Use of technology, stopping its internal courier service and reducing spending on private hire vehicles are all methods which will be used to put a brake on council spending on transport – but more savings will still have to be found.
Calderdale Council’s Transport Services department only has a budget of around £3 million a year but is earmarked to save almost £1 million.
Calderdale Council’s Cabinet heard the service had been problematic in financial terms for some time but it had already made around half of the necessary savings going forward.
However, with savings identified looking set to save £79,000 in 2019-20 and £112,000 in 2020-21 against savings targets of £381,000 and £348,000 respectively still to be met, other savings options will have to be explored.
These could include streamlining the council’s fleet of vehicles used to transport adult social care clients with learning disabilities – or even not providing the non-statutory service at all.
But a member of the public warned members some areas earmarked for savings were not the right way to go about it.
Cabinet member for Communities and Neighbourhood Services, Coun Susan Press (Lab, Todmorden), said the £1 million saving was against the backdrop of £100 million cut from the council’s budget since 2010.
“As part of measures we are taking, the budget should be reduced by more than £1 million. Significant progress has already been made delivering almost £500,000 of savings,” she said.
Cabinet agreed to introduce vehicle telematics – for example global positioning systems (GPS), ceasing to run an internal courier service and reducing taxi spend – including on private hire vehicles.
Coun Press said telematics would maximise efficiency and other savings could be made in operating costs, using hire vehicles and buying fuel more efficiently.
Members also endorsed the approach to achieve the balance of savings still required through working with Adults and Children Services, the directorate which uses many of the transport services – including statutory home-to-school transport and non-statutory adult day care transport, for example – and looking at how the Transport Service might generate income.
A business case is being prepared to see whether it is viable to create a second MOT bay at the council’s Battinson Road transport depot by refurbishing an existing but out-of-use one to offer an MOT service to council staff and the public to raise revenue.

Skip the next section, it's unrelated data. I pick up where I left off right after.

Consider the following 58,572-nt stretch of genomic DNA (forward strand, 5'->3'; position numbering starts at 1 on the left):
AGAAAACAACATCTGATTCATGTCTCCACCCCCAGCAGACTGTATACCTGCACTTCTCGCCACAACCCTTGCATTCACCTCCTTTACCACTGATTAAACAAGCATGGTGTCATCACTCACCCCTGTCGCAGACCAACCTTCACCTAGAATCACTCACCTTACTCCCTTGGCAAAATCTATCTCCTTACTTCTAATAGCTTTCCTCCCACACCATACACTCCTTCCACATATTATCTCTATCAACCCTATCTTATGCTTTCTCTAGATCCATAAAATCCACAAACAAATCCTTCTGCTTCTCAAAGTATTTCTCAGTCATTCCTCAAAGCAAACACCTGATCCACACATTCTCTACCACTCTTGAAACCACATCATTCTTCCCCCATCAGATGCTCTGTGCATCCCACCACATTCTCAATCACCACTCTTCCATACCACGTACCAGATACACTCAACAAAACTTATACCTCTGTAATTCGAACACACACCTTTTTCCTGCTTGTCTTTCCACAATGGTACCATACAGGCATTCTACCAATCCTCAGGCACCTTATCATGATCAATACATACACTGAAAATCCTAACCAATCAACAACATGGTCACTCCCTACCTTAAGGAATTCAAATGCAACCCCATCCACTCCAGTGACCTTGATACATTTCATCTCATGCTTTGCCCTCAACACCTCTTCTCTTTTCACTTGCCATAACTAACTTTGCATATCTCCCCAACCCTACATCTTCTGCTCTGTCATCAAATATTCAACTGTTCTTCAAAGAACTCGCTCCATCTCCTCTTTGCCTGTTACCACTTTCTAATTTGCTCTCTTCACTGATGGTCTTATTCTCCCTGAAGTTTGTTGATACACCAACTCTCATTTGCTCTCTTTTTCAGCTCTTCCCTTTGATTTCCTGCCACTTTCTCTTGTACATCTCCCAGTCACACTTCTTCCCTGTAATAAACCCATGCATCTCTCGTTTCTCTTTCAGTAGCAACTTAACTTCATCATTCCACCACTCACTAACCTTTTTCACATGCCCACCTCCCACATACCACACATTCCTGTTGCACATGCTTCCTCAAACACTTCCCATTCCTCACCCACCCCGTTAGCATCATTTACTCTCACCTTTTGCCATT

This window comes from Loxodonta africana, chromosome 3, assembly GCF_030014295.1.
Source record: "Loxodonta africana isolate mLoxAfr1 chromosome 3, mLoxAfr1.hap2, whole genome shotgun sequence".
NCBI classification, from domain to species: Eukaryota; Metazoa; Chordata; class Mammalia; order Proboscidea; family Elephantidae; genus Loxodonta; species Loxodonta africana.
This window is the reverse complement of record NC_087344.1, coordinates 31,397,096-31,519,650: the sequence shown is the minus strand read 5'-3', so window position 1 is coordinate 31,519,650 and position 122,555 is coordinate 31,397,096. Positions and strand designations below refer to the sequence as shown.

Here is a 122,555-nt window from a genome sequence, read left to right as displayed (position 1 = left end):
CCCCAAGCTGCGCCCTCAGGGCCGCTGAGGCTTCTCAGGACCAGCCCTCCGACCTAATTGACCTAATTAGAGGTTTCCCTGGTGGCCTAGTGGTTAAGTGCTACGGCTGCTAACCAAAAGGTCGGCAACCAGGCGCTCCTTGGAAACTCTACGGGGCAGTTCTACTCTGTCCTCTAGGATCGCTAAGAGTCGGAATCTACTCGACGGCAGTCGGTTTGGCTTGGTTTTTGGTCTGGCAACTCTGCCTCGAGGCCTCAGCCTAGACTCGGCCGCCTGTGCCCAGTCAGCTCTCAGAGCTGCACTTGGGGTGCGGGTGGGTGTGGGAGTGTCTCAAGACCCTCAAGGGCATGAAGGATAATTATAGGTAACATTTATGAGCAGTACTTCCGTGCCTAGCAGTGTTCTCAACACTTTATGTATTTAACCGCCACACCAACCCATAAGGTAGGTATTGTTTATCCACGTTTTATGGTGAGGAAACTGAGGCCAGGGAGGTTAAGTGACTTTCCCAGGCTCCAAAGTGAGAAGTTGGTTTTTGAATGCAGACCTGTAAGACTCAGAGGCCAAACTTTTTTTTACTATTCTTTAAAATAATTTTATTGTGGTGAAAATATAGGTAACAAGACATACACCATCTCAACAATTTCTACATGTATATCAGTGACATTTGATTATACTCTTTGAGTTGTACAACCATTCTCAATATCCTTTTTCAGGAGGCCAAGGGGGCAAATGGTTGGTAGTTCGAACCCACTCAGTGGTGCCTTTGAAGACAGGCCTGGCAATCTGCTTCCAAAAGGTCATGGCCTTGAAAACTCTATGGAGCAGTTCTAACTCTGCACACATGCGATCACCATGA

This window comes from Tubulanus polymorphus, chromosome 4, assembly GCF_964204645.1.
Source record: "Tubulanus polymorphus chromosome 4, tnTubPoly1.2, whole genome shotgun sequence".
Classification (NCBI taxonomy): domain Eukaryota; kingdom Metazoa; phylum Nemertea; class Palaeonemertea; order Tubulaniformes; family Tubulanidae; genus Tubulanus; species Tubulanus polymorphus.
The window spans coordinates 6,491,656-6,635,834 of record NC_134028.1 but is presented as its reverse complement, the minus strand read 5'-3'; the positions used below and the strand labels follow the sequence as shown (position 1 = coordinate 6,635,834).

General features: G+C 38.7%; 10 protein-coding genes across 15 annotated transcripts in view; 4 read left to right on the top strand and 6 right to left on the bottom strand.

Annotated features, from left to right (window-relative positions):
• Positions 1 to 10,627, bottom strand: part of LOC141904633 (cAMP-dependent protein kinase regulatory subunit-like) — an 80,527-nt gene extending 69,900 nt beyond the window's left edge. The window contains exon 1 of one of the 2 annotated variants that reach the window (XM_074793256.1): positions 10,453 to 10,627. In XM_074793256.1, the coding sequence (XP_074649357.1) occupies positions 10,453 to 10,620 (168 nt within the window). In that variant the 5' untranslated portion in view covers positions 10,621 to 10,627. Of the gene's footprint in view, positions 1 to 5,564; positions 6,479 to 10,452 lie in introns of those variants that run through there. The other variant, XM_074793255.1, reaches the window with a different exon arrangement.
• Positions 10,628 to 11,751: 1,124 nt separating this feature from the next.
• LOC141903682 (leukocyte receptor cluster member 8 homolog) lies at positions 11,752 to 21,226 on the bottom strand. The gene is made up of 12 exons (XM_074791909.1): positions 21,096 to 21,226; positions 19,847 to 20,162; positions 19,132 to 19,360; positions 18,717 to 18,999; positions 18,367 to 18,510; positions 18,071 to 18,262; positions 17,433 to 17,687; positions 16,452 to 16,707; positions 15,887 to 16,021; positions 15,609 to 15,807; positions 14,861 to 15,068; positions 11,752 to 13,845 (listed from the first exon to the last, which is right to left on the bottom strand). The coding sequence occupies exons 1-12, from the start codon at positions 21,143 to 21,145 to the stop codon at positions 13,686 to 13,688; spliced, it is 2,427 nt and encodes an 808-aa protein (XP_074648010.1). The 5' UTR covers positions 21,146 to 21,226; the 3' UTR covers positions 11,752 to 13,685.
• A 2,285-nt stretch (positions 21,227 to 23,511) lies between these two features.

But Geoffrey Fielden, invited to speak to councillors, said the courier service was often used to deliver very delicate documents while using vehicles to support children’s and adults’ social services were helping vulnerable people.
“They are talking about access to adult social services for vulnerable people,” he said.
“If adult social services want to buy a service surely they should be allowed to do so.
“And if the Chief Executive plans on wanting to take members to show them something they shouldn’t be asked ‘what for’,” he said.
The vehicles were extremely viable for the council, he added.
“They go to distant schools taking very vulnerable and delicate children – sometimes they need the same driver all the time to establish a relationship with them. That service can’t be delivered by van,” he said.
Leader of the Council Coun Tim Swift (Lab, Town) said Mr Fielden’s comments would be taken on board.
Coun Geraldine Carter (Con, Ryburn) suggested a cross-party working group be formed to ensure Transport Services met the budget available.
Coun Swift said when decisions over children’s transport, for example, were going to be made that would be a suitable time to take the issue to scrutiny or form a working party.
Calderdale’s Transport Services is effectively split into two areas.
Vehicle Services, taking in cross-council fleet procurement and management and vehicle maintenance, is currently projecting an under-spend on its £270,000 annual budget.
Transport Operations takes in home-to-school transport, providing transport assistance to those who qualify, delivering such services for eligible children with special needs and adults with learning disabilities and takes up the lion’s share of the remaining budget.